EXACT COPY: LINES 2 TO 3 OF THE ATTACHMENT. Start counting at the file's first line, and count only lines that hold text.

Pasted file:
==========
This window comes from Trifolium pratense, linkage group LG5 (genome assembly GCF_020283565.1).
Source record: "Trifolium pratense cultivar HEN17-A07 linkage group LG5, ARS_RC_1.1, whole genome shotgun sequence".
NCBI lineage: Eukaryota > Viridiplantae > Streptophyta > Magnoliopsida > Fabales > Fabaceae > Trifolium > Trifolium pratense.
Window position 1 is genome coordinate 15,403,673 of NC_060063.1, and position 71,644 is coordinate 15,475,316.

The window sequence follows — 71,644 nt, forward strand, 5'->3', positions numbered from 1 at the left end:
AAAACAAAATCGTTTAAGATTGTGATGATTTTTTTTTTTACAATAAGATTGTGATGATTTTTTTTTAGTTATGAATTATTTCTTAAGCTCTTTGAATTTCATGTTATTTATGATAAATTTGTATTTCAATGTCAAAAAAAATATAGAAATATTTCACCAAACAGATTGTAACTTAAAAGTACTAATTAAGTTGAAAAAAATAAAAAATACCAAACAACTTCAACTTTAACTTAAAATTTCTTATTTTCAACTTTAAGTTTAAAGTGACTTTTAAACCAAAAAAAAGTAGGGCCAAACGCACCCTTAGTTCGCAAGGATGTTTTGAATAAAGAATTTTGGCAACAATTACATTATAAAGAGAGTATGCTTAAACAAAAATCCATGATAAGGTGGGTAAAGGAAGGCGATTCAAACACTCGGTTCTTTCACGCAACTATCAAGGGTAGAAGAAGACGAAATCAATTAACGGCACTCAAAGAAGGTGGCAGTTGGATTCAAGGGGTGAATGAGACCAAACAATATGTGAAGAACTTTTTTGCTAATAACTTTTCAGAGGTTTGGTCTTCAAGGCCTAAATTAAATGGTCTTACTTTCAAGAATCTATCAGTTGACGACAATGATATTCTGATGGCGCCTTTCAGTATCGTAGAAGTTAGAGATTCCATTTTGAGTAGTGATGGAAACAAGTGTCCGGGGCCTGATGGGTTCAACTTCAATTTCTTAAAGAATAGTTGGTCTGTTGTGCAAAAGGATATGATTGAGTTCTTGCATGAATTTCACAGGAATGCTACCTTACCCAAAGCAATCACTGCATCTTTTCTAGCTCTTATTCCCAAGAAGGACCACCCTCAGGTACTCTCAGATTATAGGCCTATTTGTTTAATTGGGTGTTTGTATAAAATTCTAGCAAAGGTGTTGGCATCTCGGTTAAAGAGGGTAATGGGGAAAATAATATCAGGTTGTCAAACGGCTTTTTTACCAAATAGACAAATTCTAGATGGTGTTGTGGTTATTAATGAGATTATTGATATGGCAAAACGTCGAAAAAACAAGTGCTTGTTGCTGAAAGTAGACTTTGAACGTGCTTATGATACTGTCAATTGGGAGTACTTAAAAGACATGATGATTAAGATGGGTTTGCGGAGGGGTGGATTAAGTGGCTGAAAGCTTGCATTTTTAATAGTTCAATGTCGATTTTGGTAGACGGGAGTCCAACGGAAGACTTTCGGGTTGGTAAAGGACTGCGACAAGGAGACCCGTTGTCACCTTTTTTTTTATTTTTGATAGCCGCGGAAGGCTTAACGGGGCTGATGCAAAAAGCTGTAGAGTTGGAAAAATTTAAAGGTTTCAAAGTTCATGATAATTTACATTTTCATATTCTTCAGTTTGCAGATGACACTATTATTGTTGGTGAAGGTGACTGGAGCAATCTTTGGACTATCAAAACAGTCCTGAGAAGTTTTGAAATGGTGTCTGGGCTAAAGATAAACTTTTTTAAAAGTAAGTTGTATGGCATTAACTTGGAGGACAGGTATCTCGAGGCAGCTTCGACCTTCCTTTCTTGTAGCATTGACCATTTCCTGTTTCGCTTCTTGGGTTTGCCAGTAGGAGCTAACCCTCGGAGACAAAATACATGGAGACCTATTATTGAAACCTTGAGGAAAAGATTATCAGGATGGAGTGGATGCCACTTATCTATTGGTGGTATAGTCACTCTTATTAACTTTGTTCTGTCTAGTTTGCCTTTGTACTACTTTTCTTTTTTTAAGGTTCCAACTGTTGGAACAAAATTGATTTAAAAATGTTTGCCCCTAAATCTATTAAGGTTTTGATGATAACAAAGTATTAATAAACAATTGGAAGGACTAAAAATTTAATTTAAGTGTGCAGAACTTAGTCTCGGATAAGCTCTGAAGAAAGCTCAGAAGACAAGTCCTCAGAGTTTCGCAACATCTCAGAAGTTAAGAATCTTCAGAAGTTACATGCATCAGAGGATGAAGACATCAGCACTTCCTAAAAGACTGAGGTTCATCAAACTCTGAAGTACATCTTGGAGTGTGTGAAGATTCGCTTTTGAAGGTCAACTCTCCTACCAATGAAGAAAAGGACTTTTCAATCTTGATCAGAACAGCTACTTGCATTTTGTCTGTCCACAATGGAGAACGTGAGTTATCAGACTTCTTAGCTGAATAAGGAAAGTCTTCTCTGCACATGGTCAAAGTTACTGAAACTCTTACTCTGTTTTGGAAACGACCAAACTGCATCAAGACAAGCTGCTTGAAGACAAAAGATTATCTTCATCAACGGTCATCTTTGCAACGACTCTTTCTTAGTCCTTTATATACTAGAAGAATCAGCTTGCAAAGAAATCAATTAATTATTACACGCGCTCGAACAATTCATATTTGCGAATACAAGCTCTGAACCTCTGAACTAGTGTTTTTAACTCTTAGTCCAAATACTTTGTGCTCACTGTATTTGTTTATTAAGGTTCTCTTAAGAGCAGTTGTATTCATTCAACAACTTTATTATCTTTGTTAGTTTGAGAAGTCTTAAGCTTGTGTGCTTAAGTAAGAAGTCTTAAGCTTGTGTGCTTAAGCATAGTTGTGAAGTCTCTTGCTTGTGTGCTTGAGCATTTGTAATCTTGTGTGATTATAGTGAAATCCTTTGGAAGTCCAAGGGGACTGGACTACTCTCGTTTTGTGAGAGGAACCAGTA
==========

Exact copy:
Source record: "Trifolium pratense cultivar HEN17-A07 linkage group LG5, ARS_RC_1.1, whole genome shotgun sequence".
NCBI lineage: Eukaryota > Viridiplantae > Streptophyta > Magnoliopsida > Fabales > Fabaceae > Trifolium > Trifolium pratense.